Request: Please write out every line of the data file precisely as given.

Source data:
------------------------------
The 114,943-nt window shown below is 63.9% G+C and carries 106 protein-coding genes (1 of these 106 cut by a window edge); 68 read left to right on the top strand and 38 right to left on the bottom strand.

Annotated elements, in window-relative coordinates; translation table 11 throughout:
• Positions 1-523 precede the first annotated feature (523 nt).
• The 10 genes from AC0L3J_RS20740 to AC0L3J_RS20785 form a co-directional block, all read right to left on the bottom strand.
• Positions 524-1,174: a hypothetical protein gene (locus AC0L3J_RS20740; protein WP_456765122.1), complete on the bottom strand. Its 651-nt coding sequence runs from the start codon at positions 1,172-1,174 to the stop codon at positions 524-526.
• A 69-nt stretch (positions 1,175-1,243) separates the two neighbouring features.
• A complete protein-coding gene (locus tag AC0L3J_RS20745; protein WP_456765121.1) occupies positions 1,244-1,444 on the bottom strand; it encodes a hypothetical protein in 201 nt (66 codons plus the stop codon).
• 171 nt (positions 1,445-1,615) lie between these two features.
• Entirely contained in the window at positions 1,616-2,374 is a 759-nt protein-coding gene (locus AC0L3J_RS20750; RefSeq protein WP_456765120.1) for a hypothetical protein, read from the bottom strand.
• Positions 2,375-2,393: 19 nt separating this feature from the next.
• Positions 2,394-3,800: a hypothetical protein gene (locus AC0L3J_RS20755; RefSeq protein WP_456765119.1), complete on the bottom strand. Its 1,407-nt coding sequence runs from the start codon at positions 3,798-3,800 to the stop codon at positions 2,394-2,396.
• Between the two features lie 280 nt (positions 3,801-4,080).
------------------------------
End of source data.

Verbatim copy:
The 114,943-nt window shown below is 63.9% G+C and carries 106 protein-coding genes (1 of these 106 cut by a window edge); 68 read left to right on the top strand and 38 right to left on the bottom strand.

Annotated elements, in window-relative coordinates; translation table 11 throughout:
• Positions 1-523 precede the first annotated feature (523 nt).
• The 10 genes from AC0L3J_RS20740 to AC0L3J_RS20785 form a co-directional block, all read right to left on the bottom strand.
• Positions 524-1,174: a hypothetical protein gene (locus AC0L3J_RS20740; protein WP_456765122.1), complete on the bottom strand. Its 651-nt coding sequence runs from the start codon at positions 1,172-1,174 to the stop codon at positions 524-526.
• A 69-nt stretch (positions 1,175-1,243) separates the two neighbouring features.
• A complete protein-coding gene (locus tag AC0L3J_RS20745; protein WP_456765121.1) occupies positions 1,244-1,444 on the bottom strand; it encodes a hypothetical protein in 201 nt (66 codons plus the stop codon).
• 171 nt (positions 1,445-1,615) lie between these two features.
• Entirely contained in the window at positions 1,616-2,374 is a 759-nt protein-coding gene (locus AC0L3J_RS20750; RefSeq protein WP_456765120.1) for a hypothetical protein, read from the bottom strand.
• Positions 2,375-2,393: 19 nt separating this feature from the next.
• Positions 2,394-3,800: a hypothetical protein gene (locus AC0L3J_RS20755; RefSeq protein WP_456765119.1), complete on the bottom strand. Its 1,407-nt coding sequence runs from the start codon at positions 3,798-3,800 to the stop codon at positions 2,394-2,396.
• Between the two features lie 280 nt (positions 3,801-4,080).